Reflections on Past Studies

As I begin to engage with philosophical discourse through literature and a Coursera course by professors from the University of Edinburgh, I notice many issues with the training I received in my undergraduate degree in Biblical Literature at Northwest University, an Assemblies of God school. During my time there, the courses required for a degree in Biblical Literature included, of course, classes focused on biblical literature, language, and, because it was an AG school, theology. One thing I was never required to engage with, though, was philosophy as a subject. I find this odd because philosophical discourse during the Enlightenment was pivotal to the rise of biblical criticism, something which is used across confessional schools.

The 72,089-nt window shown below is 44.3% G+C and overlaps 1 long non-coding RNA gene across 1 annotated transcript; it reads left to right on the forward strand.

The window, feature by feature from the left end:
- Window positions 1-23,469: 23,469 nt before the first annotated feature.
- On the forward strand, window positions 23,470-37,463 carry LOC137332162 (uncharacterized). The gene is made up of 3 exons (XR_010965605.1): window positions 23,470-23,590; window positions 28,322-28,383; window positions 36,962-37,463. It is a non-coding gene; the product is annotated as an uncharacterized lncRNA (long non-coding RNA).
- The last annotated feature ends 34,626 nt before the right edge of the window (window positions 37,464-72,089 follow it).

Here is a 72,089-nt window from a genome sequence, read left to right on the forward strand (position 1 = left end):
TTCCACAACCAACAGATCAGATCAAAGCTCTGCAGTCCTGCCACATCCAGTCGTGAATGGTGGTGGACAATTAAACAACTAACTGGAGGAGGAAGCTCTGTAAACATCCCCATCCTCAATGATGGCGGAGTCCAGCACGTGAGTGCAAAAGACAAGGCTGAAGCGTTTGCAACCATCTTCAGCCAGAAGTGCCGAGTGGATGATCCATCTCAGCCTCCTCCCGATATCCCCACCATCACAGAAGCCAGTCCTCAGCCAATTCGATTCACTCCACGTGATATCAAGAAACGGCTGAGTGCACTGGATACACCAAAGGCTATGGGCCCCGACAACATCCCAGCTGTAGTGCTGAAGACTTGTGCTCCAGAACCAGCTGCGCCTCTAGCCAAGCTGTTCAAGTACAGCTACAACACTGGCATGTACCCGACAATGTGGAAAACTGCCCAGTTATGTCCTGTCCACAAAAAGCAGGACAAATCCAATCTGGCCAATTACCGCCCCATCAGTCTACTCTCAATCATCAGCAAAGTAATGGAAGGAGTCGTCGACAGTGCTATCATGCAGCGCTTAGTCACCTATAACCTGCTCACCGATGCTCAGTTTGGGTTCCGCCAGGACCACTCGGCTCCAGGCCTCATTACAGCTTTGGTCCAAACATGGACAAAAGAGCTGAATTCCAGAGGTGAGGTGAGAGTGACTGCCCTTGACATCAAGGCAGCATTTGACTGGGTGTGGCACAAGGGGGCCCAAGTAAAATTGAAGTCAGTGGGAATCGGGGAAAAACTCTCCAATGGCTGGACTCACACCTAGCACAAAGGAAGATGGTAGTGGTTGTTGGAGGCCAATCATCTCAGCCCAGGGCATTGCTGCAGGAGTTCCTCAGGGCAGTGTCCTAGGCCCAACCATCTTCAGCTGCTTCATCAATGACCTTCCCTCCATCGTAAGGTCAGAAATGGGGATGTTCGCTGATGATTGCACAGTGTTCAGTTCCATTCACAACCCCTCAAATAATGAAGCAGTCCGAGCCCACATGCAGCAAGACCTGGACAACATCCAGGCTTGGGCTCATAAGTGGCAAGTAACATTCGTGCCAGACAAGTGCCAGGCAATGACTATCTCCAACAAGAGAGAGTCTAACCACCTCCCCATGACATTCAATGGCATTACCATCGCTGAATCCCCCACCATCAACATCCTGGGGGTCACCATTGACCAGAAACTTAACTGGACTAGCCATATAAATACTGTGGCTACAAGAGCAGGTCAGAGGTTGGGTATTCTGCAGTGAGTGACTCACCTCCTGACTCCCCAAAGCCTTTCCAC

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Unfortunately, by not requiring Biblical Literature students to master a certain level of philosophy, the modern understandings of religion, ancient Israel, the early Church, the Bible, and much more become assumed. Lack of philosophical teaching and discussion prevents students from fully engaging not only with biblical literature and traditions therein, but also from engagement with what shaped and still shapes religion, whether lived or official. Plus, what better way to receive great undergraduate research papers then by discussing what “logic” is?

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